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February 25th, 2010 | in Fishing Leave a comment

Are you getting tired of catching the same old fish summer after summer? Tired of going to the same lake and fishing in the same spots? Well, why not change it up this year? Or, make a plan and save up and change it up in a couple years. Whatever the case, I highly recommend you try tuna fishing. Tuna fish is a common household word and is often associated with sandwiches. However, few people actually know what tuna look like in the wild and how fun it can be to fish for them (at least recreationally. I doubt the guys who are fishing for tuna commercially consider it fun.)

Although there are different types of tuna, the fishing gear and techniques are generally the same whether you are bluefin tuna fishing, yellowfin tuna fishing, or purple-people-eaterfin tuna fishing (ok, I made that one up.)

In the summer months you will find them up near the surface enjoying the warmth of the sun and feeding on various bait fish swimming around. However, during the winter months, the tuna will retreat to depths of about 100 feet, so fishing for them can become a little trickier. Also, tuna tend to bite better in low light, so make sure at least part of your fishing day includes the early morning or late afternoon.

Trolling is a very popular method and it consists of you or your fishing guide setting up a number of fishing “rigs” and just letting the line trail behind as the boat moves around. This is great especially if you just want to sit back and enjoy a beer in the sun and only having to get up when a fish bites. It takes all the boring waiting out of fishing and leaves in the excitement.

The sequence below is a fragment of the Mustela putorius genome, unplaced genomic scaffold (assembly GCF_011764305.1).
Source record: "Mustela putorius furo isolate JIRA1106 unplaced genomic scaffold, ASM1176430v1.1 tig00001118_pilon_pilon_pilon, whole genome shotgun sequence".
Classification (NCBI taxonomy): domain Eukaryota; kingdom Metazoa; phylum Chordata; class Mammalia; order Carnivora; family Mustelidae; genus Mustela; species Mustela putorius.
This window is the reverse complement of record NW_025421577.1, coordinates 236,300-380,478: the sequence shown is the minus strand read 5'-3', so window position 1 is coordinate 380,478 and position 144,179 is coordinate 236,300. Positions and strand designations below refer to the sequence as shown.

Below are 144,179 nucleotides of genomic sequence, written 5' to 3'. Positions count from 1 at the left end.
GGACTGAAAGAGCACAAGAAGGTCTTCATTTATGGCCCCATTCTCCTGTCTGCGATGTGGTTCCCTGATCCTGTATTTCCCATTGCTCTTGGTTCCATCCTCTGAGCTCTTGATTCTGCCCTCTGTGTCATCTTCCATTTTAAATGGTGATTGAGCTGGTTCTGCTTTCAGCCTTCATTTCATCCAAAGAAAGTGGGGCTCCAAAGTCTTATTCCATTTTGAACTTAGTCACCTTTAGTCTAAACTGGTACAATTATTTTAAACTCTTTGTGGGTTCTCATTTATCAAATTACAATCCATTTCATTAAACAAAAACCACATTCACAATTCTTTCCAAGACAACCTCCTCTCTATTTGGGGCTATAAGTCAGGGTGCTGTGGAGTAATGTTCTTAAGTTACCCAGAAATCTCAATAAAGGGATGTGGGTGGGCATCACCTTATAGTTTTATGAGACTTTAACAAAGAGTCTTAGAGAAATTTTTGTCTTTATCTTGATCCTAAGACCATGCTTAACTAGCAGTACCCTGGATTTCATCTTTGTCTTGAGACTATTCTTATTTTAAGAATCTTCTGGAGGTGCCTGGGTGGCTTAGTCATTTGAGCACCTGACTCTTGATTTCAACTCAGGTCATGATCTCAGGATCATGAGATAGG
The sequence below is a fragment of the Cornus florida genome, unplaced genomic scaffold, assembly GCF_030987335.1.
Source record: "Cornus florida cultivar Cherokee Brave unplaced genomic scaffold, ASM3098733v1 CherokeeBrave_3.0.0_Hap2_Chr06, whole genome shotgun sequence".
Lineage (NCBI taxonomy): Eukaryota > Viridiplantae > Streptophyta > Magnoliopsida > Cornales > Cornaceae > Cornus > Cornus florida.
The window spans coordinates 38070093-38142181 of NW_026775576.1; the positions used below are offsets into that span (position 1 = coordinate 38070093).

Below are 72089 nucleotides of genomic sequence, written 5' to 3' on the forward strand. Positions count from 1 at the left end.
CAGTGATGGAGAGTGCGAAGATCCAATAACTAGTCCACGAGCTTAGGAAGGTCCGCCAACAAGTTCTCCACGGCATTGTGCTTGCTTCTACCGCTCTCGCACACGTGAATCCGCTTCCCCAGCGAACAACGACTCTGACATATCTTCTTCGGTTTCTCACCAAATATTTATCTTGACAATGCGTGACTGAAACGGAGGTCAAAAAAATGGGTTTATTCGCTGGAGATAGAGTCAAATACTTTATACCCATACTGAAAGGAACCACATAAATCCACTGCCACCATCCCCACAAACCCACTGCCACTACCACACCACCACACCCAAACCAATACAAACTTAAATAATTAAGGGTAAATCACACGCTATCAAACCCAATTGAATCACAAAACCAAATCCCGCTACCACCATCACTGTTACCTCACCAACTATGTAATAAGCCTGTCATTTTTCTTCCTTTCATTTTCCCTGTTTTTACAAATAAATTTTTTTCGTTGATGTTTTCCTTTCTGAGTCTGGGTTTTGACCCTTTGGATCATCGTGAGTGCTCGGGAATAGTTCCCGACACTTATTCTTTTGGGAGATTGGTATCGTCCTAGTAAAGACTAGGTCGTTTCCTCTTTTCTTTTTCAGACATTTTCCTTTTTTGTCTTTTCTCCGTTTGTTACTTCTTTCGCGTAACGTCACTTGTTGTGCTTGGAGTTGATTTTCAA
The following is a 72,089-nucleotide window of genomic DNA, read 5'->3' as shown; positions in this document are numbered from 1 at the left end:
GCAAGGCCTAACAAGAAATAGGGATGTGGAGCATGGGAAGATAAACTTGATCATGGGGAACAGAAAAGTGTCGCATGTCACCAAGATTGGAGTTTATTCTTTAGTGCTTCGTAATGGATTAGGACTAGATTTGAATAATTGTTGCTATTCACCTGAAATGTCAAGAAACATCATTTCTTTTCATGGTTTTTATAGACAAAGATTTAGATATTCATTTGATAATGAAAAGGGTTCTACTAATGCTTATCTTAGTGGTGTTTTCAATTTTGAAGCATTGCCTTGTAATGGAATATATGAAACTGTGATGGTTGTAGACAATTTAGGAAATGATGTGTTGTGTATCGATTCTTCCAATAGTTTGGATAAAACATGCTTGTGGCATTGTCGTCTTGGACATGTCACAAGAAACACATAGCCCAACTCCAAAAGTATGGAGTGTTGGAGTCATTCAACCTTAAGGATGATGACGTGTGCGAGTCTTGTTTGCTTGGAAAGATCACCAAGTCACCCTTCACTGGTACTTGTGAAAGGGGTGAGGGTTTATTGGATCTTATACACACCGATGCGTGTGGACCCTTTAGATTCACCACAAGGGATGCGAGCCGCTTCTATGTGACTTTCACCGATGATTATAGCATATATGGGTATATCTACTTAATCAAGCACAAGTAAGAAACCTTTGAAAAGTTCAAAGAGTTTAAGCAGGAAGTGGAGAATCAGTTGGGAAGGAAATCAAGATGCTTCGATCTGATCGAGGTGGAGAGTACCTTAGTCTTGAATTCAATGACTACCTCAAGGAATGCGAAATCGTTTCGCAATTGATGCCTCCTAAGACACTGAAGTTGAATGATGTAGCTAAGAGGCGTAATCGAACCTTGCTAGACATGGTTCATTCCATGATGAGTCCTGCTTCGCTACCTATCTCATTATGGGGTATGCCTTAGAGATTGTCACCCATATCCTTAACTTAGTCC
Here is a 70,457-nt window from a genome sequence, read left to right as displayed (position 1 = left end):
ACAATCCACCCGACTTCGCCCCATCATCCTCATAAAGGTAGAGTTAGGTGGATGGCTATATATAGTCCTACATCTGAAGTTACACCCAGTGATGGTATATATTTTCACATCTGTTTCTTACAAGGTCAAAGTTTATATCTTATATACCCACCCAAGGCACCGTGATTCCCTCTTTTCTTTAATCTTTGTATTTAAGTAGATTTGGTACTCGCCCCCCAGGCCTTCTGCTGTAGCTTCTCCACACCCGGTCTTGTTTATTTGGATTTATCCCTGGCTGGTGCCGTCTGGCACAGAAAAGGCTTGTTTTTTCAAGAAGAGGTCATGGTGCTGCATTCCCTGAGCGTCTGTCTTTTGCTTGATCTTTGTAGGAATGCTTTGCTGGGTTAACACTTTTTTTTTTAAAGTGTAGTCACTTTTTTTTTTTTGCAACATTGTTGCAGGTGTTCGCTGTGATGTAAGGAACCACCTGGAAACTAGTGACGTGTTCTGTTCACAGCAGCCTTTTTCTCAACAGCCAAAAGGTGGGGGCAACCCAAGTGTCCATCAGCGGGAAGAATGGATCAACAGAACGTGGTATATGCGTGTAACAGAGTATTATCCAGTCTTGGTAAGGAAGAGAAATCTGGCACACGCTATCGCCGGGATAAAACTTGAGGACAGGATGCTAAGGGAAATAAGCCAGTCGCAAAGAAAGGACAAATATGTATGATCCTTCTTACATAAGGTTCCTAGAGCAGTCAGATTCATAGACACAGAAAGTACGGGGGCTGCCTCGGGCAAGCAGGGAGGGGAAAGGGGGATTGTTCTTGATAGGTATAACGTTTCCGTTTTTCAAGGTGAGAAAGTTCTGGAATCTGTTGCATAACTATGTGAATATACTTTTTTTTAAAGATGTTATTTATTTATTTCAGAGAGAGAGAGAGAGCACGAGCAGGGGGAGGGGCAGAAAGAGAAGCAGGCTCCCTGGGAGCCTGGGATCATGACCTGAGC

Another useful tip when tuna fishing is to watch for sea birds congregating around a certain area. This means there are baitfish gathered here and with baitfish come tuna. You can also bring the tuna to you by using a method called chumming. You have probably seen or heard about this method if you watch the Discovery Channel during shark week (and who the hell misses shark week?) Basically, you bring a whole bunch of bait fish and scatter it around the site you want to fish. This will attract the tuna and enable you to have a fun filled day of fishing.

As for tuna fishing gear, you will need specialized rods, reels, and lines if you want to catch tuna. This is true for halibut fishing, tarpon fishing, or when you are fishing for any other type of large fish. Since tuna are so big, they can be fierce fighters and can last a long time, so you will need gear that can last longer. If you are inexperienced in tuna fishing, you should really hire out a charter for your trip and they will have all the necessary gear included.

Now that you know about tuna fishing, you should really consider changing up your same old fishing routine and try something new for once! Go out and research tuna fishing charters, save up some money, invite some buddies and have the time of your life.

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